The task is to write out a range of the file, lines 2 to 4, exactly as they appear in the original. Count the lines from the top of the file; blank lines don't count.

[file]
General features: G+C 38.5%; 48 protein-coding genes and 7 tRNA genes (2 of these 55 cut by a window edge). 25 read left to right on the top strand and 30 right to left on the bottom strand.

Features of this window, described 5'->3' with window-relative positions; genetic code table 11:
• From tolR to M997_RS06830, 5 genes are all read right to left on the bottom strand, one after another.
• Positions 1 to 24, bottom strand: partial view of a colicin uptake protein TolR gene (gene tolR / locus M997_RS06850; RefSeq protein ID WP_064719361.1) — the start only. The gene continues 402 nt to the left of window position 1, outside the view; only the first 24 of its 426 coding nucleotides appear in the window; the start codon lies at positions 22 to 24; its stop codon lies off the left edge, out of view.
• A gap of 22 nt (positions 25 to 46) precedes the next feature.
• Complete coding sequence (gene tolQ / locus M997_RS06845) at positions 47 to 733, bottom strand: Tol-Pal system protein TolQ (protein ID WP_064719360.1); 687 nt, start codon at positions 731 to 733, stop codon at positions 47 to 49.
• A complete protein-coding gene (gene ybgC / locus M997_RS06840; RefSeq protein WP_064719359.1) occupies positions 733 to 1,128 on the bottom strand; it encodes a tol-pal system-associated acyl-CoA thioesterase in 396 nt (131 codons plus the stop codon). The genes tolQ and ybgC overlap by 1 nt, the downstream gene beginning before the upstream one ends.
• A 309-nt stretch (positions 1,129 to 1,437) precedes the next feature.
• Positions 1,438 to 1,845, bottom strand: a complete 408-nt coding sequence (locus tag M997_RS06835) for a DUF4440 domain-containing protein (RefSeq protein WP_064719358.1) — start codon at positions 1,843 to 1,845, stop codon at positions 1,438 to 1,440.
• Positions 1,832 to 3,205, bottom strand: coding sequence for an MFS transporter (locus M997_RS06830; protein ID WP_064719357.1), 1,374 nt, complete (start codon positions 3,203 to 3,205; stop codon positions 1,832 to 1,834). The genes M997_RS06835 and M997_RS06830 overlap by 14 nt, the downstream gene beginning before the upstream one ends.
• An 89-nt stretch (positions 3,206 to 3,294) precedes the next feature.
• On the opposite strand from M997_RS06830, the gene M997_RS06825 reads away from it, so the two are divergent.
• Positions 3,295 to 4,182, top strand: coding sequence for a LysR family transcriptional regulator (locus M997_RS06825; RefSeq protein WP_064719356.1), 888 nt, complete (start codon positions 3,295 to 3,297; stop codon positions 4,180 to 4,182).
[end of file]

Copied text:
Features of this window, described 5'->3' with window-relative positions; genetic code table 11:
• From tolR to M997_RS06830, 5 genes are all read right to left on the bottom strand, one after another.
• Positions 1 to 24, bottom strand: partial view of a colicin uptake protein TolR gene (gene tolR / locus M997_RS06850; RefSeq protein ID WP_064719361.1) — the start only. The gene continues 402 nt to the left of window position 1, outside the view; only the first 24 of its 426 coding nucleotides appear in the window; the start codon lies at positions 22 to 24; its stop codon lies off the left edge, out of view.